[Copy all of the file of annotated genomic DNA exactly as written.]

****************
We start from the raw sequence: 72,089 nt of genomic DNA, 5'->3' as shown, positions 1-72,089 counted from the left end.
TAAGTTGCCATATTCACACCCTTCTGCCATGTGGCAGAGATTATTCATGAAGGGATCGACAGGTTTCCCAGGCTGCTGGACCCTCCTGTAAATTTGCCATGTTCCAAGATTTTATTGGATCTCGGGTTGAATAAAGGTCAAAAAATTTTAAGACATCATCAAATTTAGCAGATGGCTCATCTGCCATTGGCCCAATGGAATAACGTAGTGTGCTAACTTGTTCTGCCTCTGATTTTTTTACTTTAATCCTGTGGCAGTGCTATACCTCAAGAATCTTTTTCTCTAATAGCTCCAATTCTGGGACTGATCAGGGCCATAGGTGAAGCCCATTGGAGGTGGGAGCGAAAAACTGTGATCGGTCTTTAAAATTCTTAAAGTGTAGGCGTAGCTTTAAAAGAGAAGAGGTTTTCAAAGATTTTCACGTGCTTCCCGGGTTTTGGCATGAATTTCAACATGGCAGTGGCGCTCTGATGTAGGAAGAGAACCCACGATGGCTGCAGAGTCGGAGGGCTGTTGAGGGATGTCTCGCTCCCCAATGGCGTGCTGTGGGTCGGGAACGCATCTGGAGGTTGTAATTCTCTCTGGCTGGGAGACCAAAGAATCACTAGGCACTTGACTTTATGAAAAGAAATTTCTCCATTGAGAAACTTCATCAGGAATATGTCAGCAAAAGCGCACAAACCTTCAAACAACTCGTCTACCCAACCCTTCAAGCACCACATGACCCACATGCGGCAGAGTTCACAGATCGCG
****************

We start from the raw sequence: 72,089 nt of genomic DNA, 5'->3' as shown, positions 1-72,089 counted from the left end.
TAAGTTGCCATATTCACACCCTTCTGCCATGTGGCAGAGATTATTCATGAAGGGATCGACAGGTTTCCCAGGCTGCTGGACCCTCCTGTAAATTTGCCATGTTCCAAGATTTTATTGGATCTCGGGTTGAATAAAGGTCAAAAAATTTTAAGACATCATCAAATTTAGCAGATGGCTCATCTGCCATTGGCCCAATGGAATAACGTAGTGTGCTAACTTGTTCTGCCTCTGATTTTTTTACTTTAATCCTGTGGCAGTGCTATACCTCAAGAATCTTTTTCTCTAATAGCTCCAATTCTGGGACTGATCAGGGCCATAGGTGAAGCCCATTGGAGGTGGGAGCGAAAAACTGTGATCGGTCTTTAAAATTCTTAAAGTGTAGGCGTAGCTTTAAAAGAGAAGAGGTTTTCAAAGATTTTCACGTGCTTCCCGGGTTTTGGCATGAATTTCAACATGGCAGTGGCGCTCTGATGTAGGAAGAGAACCCACGATGGCTGCAGAGTCGGAGGGCTGTTGAGGGATGTCTCGCTCCCCAATGGCGTGCTGTGGGTCGGGAACGCATCTGGAGGTTGTAATTCTCTCTGGCTGGGAGACCAAAGAATCACTAGGCACTTGACTTTATGAAAAGAAATTTCTCCATTGAGAAACTTCATCAGGAATATGTCAGCAAAAGCGCACAAACCTTCAAACAACTCGTCTACCCAACCCTTCAAGCACCACATGACCCACATGCGGCAGAGTTCACAGATCGCG